The COVID-19 Crisis and Its Impact on the Workplace

The COVID-19 pandemic has profoundly impacted global workers and workplaces. The economic shutdowns implemented by governments to curb the virus’ spread resulted in various unique and significant challenges for both the employers and their workers. The employees were forced to work remotely, and others furloughed while only those deemed critical to the economy remained operational from their physical workplaces.

On the other hand, employers had to adapt to the latest trends in business operations to cope with the government initiated shutdowns. There has been a breakthrough in medical research for the virus’ vaccine, and soon, more workers will go back to work. However, the world has changed and adapted due to the pandemic. Thus, various issues, some of which are discussed below, are likely to develop in the workplace.

The “working from home” protocols implemented by organizations have exposed the reality of employees’ domestic lives. In video calls from people’s homes, managers have witnessed first-hand the dual lives of their employees. Whether it is children interrupting calls, the untidy bed or dirty dishes in the background, it became clear that balancing family and work is stressful. Managers are likely to learn from these situations and increase flexible working patterns in the future (Wenham et al., 2020). Flexibility at the workplace can thus involve work expectations, working hours and contract terms.

Due to the pandemic, organizations will encourage greater use of digital technology in service delivery. The vast majority of organizations recognize that it is unnecessary for most of their employees to be physically present at their workplaces. With the availability of fast and stable internet, workers will accomplish most tasks remotely without decreasing productivity or quality. However, this approach also poses a challenge as a large portion of the workforce in transportation, retail, and food service cannot work virtually. As such, the government needs to invest more in education and training to enable such vulnerable workers to further their skills.

Casual attire is likely to replace business attire as employees become comfortable working from home. Before COVID-19, employees dressed up for work in suits and heels. All these changed when employers embraced working from home due to lockdowns. As more organizations transition to working remotely, workers are quickly embracing casual wear such as sweats. Already, some organizations had adopted policies that encouraged their workers to dress in their preferred attire when not meeting with clients. Therefore, more employers are likely to join this trend to make their workers comfortable.

Learning is fundamental, and many employers recognize that improving the skills of their workforce is vital to innovation and strategic edge over their competition. Before the pandemic, the learning programs in the corporate world entailed physical seminars and workshops. At the present moment, with restrictions on movement, companies have employed e-learning to ensure their employees still build crucial skills. E-learning is expected to be greatly incorporated into the learning even after the pandemic. Thus, physical learning will only be a small element of the learning program, reserved for particular functions and persons within the organization.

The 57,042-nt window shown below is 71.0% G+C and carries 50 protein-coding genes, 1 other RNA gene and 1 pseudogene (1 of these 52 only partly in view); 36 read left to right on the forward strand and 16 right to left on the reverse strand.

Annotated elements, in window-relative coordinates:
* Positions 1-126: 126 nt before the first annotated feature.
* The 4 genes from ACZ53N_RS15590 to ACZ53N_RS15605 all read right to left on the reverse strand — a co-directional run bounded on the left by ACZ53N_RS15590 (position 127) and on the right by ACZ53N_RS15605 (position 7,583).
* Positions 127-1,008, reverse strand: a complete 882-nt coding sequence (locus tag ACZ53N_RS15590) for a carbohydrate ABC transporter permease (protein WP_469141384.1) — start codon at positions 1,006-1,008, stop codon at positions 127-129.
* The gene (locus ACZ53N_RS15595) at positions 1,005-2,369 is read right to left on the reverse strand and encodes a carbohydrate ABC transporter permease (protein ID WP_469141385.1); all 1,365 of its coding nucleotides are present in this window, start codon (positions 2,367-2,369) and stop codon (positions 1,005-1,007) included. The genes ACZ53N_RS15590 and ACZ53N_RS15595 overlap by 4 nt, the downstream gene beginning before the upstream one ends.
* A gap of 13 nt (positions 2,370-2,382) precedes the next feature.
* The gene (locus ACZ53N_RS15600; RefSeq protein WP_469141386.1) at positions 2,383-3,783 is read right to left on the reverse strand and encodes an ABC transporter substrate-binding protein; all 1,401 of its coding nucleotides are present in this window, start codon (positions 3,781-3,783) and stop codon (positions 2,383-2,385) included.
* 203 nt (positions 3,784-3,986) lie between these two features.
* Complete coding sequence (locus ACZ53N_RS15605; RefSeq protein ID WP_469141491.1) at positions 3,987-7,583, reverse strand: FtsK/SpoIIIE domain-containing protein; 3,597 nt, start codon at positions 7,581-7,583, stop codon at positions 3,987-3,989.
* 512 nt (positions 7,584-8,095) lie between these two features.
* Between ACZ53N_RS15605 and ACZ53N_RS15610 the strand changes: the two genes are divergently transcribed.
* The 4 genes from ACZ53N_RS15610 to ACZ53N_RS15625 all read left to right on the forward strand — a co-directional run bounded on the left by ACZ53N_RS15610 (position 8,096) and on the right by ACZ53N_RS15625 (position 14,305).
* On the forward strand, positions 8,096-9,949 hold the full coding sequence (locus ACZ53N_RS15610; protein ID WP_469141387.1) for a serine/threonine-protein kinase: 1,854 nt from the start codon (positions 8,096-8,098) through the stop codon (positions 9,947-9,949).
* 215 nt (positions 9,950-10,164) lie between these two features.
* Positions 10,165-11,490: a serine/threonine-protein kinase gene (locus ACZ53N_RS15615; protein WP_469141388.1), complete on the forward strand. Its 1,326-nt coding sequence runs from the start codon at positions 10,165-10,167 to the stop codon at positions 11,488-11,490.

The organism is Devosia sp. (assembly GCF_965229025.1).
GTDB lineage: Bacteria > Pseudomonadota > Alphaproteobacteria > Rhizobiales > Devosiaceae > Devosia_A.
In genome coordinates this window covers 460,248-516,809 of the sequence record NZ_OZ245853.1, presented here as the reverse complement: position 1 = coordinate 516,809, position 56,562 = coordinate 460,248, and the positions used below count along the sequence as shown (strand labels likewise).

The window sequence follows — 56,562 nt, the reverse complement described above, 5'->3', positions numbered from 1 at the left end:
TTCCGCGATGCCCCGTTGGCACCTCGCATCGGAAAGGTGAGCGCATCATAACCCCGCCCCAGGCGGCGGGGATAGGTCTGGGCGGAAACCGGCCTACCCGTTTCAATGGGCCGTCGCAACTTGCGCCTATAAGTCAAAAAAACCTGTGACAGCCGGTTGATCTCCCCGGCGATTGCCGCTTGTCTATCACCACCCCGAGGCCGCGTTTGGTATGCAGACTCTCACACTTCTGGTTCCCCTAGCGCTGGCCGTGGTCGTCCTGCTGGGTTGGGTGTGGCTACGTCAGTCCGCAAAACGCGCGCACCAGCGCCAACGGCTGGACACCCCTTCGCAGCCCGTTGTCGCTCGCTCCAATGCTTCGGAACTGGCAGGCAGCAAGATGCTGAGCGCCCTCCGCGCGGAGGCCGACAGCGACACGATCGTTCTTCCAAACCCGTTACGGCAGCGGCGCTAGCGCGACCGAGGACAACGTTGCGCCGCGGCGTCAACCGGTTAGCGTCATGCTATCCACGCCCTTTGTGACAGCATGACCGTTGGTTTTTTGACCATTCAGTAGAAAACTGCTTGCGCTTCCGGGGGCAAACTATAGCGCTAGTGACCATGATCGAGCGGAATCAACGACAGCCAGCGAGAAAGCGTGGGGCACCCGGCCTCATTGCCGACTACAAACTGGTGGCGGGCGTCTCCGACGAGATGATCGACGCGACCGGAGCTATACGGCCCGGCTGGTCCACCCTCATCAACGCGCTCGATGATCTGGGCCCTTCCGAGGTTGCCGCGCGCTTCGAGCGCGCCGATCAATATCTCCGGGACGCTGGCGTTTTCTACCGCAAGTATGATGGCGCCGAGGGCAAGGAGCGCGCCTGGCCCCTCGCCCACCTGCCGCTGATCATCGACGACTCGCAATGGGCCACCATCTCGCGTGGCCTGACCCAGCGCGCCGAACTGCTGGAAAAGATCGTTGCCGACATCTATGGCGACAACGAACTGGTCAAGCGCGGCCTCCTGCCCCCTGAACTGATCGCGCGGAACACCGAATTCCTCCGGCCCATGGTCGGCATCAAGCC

The pandemic has revealed that people have always taken for granted the value of their coworkers. During the pandemic, they have realized their importance as they cannot interact with them daily. As such, when employees can return to their workplaces, they will be closer with their colleagues and, in the process, strengthen their bonds. More workplace friendships are likely to develop among coworkers who depended on one another in the pandemic and even became acquainted on a personal level. Office calls among coworkers are also expected to be ditched in favour of in-person interactions.

While focused work is done virtually, the office buildings could serve as conference centres as their primary purpose. Workers would only gather in such facilities for meetings and other general organizational events. Most companies will probably be sticking to some of the safety practices that have been adopted since the beginning of the pandemic. It would, as a result, be expected for cleaning stations to be equipped with handwashing soaps, antibacterial wipes and hand sanitizers to ensure hygiene even after the pandemic. In spaces occupied by many employees, automated features such as voice-sensitive elevator banks, automatic door, soap dispensers and sinks are likely to be adopted.

As employees continue working from home, employers might start paying them stipends for their home offices. These stipends will aid in effective virtual work and, in turn, improve employees’ productivity. Such a program will save the companies lots of money and resources that could have been used to run office facilities. It will also buy the employees’ loyalty as the action demonstrates that the employer cares about their home situation and their happiness and productivity.

Ethical issues like harassment and discrimination are common in the office set up, and the results are often catastrophic for the organization. However, when employees work remotely, such issues are doubtful to occur. With no in-person interactions among workers, the organization and potentially sexual harassment and discrimination victims are considerably safe. Therefore, the organization secures its reputation and saves money by avoiding any lawsuits that might arise due to incidences of sexual harassment and discrimination.


Wenham, C., Smith, J., & Rosemary, M. (2020). Covid-19 is an opportunity for gender equality within the workplace and at home. The British Medical Journal, 369(1546), 1-2. Web.

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